This diet will help you get pregnant, scientists say
Just getting pregnant is kind of lucky, when you look at the stats. Even if you’re a healthy pair of breeders at the peak of your fertility with everything functioning at optimum levels, the chance of a couple conceiving in any given cycle is about 20 percent. And anyone in the baby-making part of life would have heard the figure that at least one in six couples will take more than a year of trying to get pregnant.
However, according to Australian scientists, you can improve your odds based on what you eat. We're not just talking about the usual "eat healthy, drink lots of water" type of advice either.
Here’s the topline: It may be possible to increase fertility (and also live longer) by manipulating diet at different stages of our lives, according to this world-first research from the University of Sydney’s Charles Perkins Centre.
The scientists are so convinced about their findings that they have strong hopes that making some changes to a woman’s diet could eventually replace the need for invasive and expensive fertility techniques such as IVF, except in the most severe cases of infertility.
“With further studies, it’s possible that instead of women with subfertility resorting immediately to invasive IVF techniques, an alternative strategy may be developed to change the ratio of dietary macronutrients to improve female fertility,” said Dr Samantha Solon-Biet from the Charles Perkins Centre, who co-led the ground-breaking research.
How do we manipulate our diet to make babies?
That’s the big question that every TTC (trying to conceive) pair is asking now. OK, now’s the time to point out that this research was conducted in mice, but it’s also important to clarify that most of the studies that end up changing the way we live start in experiments on rodents.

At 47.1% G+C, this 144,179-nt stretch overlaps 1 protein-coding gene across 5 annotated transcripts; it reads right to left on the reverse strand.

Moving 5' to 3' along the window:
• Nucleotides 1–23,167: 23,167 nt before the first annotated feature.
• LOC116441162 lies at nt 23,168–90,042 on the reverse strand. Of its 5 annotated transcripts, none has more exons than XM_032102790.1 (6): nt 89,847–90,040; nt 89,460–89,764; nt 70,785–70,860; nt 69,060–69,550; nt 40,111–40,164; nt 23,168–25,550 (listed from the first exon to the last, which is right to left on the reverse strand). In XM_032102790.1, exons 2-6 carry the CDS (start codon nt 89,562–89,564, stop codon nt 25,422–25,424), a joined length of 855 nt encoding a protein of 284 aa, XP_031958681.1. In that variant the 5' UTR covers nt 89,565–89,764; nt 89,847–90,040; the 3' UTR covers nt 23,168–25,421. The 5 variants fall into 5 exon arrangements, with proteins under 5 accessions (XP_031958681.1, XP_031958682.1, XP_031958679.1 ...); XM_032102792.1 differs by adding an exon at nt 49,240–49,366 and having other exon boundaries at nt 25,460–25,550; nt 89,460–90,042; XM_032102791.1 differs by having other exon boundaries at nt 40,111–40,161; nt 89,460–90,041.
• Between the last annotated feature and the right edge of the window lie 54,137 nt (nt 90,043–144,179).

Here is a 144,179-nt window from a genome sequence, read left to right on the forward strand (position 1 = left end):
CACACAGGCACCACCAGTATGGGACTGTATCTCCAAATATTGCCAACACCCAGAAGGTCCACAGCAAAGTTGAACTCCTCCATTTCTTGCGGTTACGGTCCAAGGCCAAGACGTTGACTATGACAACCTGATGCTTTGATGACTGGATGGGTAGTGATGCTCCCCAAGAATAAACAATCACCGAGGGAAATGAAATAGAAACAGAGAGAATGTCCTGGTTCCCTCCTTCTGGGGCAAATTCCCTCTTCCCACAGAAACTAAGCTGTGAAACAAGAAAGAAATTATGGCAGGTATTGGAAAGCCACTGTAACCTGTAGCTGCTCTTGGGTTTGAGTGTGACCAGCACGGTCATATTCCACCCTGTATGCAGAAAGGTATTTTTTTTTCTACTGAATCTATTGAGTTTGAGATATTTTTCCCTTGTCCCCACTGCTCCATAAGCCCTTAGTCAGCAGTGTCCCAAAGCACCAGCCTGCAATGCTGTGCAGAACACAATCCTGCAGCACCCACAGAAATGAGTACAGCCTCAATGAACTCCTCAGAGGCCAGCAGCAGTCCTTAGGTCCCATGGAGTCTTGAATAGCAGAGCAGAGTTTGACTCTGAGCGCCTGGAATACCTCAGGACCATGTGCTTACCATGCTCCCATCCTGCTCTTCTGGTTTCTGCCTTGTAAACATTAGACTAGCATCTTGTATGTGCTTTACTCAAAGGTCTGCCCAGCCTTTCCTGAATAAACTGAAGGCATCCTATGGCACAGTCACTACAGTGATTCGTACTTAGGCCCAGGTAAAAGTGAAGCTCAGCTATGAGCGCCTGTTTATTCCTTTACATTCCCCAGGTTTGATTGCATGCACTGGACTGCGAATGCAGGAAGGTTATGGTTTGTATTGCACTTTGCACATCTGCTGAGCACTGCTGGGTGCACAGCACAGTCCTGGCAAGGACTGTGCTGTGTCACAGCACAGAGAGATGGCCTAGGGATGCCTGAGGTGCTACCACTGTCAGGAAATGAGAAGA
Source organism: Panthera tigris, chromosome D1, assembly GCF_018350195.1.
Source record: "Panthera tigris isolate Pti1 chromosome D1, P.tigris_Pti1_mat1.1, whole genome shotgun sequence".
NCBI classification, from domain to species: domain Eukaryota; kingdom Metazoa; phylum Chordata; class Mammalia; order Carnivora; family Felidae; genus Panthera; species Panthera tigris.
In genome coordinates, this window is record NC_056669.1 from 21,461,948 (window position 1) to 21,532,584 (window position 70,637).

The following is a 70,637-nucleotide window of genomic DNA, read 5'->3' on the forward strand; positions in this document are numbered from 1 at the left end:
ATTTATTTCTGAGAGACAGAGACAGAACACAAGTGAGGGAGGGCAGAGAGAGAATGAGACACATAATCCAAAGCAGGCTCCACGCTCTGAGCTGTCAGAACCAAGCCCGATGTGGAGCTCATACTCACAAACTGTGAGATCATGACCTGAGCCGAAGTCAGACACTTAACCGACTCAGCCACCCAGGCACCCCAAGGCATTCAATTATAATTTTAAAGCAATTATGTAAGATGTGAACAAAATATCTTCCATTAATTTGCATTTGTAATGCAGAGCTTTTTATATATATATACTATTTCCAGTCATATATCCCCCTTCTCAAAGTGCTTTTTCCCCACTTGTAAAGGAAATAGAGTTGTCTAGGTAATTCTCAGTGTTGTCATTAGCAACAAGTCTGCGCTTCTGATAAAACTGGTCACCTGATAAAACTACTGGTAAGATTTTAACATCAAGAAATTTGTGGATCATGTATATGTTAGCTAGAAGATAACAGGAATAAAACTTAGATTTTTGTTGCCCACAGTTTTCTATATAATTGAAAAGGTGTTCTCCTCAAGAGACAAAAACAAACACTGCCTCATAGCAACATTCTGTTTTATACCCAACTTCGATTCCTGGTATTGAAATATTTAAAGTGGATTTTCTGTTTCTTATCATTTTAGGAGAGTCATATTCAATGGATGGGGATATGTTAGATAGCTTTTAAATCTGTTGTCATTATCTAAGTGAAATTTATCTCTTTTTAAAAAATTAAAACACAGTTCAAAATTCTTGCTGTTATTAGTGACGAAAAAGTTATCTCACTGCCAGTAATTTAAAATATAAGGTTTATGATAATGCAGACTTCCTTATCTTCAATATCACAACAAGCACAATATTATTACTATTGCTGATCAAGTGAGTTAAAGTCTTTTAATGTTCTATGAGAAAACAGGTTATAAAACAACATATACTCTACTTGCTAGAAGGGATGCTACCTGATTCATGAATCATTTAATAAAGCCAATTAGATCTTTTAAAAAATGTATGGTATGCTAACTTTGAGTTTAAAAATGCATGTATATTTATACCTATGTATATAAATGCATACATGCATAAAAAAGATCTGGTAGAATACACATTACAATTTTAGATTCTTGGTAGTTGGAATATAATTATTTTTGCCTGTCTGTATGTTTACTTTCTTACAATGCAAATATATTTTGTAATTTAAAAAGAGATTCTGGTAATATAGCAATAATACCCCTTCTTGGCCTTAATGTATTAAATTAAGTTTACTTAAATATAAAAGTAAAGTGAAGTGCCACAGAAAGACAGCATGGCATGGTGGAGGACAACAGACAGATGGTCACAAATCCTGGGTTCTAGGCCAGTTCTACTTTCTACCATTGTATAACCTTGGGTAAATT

The research shows for the first time that in mammals there is an ideal balance of macronutrients — proteins, carbohydrates and fats — for reproduction, and a separate combination for increasing how long we live.
The Charles Perkins Centre’s experiments found that a higher protein, low-carbohydrate diet optimised reproductive output and a lower protein, high-carbohydrate diet optimised late life health and life span.
“The logical conclusion is that perhaps earlier in life a higher protein diet might be better for reproduction and as you’re getting older you might want to swap over to a lower protein/high carbohydrate diet,”Professor David Le Couteur, also from the Charles Perkins Centre, said.
High protein + less carbs = fertile mummy
Prof Le Couteur said different diets were needed for different stages in life and it was the ratio of macronutrients that was the key issue, not the total amount.
So, if you’re currently trying to boost your chances of getting pregnant, increase the protein in your diet – high protein foods include meat, fish, tofu, beans, lentils, nuts and seeds – and cut back on the pasta, potatoes and sugars right now. Of course, once your bub is born, and you want to increase your chances of enjoying a healthy grandparenthood, the pasta can be back on the menu.
This article was written by Fiona Baker for Kidspot.com.au and has been adapted for Kidpsot.co.nz